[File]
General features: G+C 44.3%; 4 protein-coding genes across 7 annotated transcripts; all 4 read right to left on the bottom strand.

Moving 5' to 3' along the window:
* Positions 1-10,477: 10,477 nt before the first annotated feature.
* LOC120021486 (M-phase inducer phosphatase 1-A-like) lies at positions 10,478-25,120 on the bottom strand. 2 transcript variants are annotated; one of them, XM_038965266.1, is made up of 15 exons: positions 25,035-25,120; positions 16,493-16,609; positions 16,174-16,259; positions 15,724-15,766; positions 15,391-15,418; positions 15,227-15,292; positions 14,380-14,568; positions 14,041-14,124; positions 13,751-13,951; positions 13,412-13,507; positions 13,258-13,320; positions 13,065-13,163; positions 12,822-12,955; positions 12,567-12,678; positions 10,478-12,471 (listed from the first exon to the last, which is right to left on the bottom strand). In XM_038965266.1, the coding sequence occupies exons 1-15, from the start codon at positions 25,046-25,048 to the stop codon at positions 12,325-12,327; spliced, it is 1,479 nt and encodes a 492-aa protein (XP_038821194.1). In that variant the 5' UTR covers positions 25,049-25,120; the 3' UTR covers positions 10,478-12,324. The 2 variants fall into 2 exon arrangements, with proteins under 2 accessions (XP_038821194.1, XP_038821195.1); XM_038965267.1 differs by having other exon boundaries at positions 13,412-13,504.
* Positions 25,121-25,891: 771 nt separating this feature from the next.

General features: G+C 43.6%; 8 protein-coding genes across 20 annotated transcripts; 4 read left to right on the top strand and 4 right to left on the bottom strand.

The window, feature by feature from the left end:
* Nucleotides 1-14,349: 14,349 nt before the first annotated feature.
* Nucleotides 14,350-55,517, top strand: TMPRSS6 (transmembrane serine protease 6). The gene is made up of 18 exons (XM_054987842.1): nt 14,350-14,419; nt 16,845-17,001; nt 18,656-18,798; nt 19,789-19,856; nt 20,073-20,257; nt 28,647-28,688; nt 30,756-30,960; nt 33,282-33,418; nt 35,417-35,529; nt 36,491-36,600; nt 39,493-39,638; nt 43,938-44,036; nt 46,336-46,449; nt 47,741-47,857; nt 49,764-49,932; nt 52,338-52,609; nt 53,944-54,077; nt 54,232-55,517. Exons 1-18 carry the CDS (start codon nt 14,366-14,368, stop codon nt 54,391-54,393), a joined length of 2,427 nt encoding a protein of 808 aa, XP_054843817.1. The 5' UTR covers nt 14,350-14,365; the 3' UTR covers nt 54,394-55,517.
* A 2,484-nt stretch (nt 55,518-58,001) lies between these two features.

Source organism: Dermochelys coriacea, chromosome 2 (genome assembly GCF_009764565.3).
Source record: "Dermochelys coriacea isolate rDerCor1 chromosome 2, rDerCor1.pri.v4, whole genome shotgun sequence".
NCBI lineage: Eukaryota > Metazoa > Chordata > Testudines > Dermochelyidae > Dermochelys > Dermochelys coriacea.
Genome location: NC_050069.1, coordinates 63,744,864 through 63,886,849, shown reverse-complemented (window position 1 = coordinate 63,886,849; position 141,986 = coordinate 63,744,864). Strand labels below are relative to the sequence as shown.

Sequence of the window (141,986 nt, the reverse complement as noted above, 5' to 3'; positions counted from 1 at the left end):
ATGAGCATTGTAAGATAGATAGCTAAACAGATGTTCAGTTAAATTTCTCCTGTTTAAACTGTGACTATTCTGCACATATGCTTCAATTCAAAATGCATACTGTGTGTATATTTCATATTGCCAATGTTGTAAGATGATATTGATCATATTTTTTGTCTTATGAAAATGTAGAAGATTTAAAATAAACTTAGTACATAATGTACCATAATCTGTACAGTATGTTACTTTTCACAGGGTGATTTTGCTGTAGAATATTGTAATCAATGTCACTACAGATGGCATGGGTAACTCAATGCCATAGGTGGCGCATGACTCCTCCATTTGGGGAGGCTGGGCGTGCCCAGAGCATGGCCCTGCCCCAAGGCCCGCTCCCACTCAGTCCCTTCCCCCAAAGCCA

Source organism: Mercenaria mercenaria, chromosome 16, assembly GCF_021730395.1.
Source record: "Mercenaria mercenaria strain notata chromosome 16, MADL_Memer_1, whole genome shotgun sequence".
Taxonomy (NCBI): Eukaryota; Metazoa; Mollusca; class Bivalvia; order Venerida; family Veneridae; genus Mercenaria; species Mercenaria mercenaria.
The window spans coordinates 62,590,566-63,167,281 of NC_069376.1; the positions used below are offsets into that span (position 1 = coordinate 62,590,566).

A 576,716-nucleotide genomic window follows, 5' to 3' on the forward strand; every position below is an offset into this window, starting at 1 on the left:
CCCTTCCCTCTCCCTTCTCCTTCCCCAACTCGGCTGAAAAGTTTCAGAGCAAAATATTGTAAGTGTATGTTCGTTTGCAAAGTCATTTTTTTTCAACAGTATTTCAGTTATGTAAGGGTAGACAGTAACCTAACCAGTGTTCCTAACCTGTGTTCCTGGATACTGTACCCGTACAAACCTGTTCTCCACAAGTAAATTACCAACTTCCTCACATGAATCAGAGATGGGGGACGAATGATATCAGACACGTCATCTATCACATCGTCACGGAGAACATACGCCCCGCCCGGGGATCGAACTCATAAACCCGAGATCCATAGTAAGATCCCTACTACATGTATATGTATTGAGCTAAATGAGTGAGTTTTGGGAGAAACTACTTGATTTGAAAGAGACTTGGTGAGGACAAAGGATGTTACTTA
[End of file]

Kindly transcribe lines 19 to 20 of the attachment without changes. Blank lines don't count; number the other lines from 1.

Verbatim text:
Taxonomy (NCBI): Eukaryota; Metazoa; Mollusca; class Bivalvia; order Venerida; family Veneridae; genus Mercenaria; species Mercenaria mercenaria.
The window spans coordinates 62,590,566-63,167,281 of NC_069376.1; the positions used below are offsets into that span (position 1 = coordinate 62,590,566).